Today, Representative Sharice Davids released a new report examining the status and safety of water infrastructure in the Third District of Kansas, the second installment in her office's "State of our Systems" series. The series details the most pressing infrastructure needs in the district and how Davids is working to bring federal funds to those projects. Following the first report on bridges, this report highlights present risks and priority projects in local drinking water, wastewater, and stormwater systems. Key findings include:
No comprehensive data exists on lead water lines that carry drinking water in Kansas, but one estimate puts the number as high as 160,000 -- the third highest per capita nationwide.
By 2031, over 80% of the Wyandotte County stormwater systems are forecasted to be in emergency status, needing immediate repairs.
There are 3,975 miles of wastewater pipe in the Third District and nearly $1 billion in wastewater treatment facility repairs are needed over the next 25 years to prevent overflows and failures.
The bipartisan infrastructure bill, which Davids voted to pass, will make the largest investment in clean drinking water and wastewater infrastructure in our nation's history.
Davids announced these findings today alongside local experts from Johnson County and Unified Government Public Works Departments as well as WaterOne and the Kansas City Board of Public Utilities. Speakers joined Davids to emphasize the importance of investing in water infrastructure and praise the passage of the bipartisan infrastructure bill, which will bring an estimated $454 million over five years to improve water infrastructure in Kansas and ensure that all Kansans have clean, safe drinking water in their homes, schools, and on Tribal lands. The bill is paid for through a combination of new revenues and savings and has been called the most fiscally responsible infrastructure bill in at least a decade by the U.S. Chamber of Commerce.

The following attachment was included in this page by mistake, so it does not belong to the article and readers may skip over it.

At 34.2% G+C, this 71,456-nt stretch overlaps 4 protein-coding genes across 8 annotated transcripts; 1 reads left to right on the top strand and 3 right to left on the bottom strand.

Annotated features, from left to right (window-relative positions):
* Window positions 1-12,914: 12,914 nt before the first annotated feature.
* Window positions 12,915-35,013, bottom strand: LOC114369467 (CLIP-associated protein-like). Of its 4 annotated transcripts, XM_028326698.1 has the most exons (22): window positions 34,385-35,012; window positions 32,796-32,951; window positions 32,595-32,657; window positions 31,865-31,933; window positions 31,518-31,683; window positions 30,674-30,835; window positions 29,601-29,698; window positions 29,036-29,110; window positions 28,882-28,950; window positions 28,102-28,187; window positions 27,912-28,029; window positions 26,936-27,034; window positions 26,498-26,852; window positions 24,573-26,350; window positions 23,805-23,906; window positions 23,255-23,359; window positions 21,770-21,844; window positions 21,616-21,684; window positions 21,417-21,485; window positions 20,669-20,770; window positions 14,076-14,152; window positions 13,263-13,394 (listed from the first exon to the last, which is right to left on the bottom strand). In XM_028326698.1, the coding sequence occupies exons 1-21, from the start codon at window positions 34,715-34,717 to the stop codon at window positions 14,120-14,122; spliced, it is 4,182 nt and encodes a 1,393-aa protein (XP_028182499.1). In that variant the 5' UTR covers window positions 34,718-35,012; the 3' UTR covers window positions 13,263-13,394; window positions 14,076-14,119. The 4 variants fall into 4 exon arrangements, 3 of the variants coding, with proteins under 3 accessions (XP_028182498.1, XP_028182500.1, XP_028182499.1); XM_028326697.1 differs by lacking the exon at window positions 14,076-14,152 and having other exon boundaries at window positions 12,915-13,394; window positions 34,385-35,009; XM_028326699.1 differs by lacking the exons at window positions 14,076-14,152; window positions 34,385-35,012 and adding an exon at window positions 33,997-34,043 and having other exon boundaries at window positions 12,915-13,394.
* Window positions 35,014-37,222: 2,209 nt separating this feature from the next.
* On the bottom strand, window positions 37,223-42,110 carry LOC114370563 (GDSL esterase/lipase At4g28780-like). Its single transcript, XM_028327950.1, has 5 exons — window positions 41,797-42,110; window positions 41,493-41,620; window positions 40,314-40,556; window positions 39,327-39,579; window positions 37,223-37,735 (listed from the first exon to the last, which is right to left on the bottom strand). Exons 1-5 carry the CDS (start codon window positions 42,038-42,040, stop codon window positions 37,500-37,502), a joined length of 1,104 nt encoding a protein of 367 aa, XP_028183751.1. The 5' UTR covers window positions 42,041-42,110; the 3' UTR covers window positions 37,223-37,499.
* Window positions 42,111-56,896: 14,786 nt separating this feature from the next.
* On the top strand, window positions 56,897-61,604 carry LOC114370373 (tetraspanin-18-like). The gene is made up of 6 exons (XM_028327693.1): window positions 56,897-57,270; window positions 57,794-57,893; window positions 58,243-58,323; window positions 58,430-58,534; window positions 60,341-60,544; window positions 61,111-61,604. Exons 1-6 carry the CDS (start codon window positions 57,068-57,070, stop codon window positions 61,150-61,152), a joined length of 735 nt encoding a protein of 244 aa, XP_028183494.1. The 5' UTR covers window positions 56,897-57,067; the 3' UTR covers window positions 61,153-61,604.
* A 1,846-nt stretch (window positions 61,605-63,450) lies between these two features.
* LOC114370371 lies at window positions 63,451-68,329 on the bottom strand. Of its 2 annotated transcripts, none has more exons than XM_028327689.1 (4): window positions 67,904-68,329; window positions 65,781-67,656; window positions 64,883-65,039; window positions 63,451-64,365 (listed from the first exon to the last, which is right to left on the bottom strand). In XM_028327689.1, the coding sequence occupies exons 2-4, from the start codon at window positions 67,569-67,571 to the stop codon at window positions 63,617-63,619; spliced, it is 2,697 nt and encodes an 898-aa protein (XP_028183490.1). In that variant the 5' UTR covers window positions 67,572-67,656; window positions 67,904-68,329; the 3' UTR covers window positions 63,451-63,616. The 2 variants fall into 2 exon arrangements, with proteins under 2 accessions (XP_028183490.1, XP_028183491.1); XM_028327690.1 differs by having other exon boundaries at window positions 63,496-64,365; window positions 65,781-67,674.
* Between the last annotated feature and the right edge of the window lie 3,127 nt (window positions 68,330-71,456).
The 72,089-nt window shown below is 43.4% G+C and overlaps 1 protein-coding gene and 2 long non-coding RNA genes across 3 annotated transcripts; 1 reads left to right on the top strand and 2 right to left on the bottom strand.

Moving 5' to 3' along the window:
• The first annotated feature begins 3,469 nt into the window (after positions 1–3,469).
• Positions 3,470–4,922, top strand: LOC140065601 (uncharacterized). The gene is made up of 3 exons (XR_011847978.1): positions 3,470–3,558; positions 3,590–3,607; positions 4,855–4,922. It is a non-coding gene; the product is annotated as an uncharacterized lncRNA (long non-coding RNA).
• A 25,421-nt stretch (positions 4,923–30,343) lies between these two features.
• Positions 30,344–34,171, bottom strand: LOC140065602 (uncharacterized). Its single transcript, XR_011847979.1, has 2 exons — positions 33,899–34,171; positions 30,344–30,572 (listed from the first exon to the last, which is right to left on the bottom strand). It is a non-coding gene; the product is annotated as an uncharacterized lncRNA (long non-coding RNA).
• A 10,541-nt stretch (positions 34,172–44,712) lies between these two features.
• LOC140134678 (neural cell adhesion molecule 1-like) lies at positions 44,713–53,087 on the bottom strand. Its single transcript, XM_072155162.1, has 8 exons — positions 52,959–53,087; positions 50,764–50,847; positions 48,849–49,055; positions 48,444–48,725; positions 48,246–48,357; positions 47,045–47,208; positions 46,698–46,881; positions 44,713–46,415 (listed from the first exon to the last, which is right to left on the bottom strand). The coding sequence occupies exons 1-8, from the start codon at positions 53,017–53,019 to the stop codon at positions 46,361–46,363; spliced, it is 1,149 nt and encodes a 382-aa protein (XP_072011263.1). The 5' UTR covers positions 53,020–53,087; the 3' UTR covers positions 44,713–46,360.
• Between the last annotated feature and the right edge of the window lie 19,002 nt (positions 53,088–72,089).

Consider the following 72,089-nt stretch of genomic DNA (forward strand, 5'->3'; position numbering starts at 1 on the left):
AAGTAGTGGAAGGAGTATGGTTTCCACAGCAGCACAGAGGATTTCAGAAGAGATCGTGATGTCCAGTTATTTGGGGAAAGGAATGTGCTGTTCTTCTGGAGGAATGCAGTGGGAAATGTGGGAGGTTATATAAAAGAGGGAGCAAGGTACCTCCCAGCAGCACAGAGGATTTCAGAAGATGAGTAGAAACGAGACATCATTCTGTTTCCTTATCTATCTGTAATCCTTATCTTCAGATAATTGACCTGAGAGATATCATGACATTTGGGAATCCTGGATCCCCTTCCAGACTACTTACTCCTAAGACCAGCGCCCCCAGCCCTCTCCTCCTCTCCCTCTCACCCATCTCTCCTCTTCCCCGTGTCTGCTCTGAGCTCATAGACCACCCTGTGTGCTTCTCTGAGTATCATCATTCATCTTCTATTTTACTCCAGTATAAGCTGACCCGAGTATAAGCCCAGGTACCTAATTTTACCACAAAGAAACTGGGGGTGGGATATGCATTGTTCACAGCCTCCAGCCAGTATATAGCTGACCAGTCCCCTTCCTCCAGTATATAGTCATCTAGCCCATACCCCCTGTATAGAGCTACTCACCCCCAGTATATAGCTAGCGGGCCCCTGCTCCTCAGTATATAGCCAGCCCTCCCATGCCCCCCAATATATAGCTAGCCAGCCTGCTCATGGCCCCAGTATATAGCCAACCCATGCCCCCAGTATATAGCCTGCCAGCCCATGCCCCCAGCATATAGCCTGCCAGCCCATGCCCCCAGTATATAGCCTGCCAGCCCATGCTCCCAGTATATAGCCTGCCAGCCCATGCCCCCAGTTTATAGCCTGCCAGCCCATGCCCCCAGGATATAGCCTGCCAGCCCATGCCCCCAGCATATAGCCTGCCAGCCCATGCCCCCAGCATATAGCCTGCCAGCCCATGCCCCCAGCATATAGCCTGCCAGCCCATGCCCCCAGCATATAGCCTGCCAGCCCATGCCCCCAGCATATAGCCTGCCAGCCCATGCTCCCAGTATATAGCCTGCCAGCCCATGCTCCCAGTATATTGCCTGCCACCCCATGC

"From the water in our tap to the rain in our gutters, water infrastructure touches many parts of our lives. When those systems fail or weaken, it puts our health and safety at risk--including the possibility of lead exposure, wastewater contamination, and more," said Davids. "The bipartisan infrastructure bill we just signed into law has historic investments in water, including targeted funding to identify and replace lead pipes, and help our communities ensure waste and stormwater systems are resilient and safe for years to come."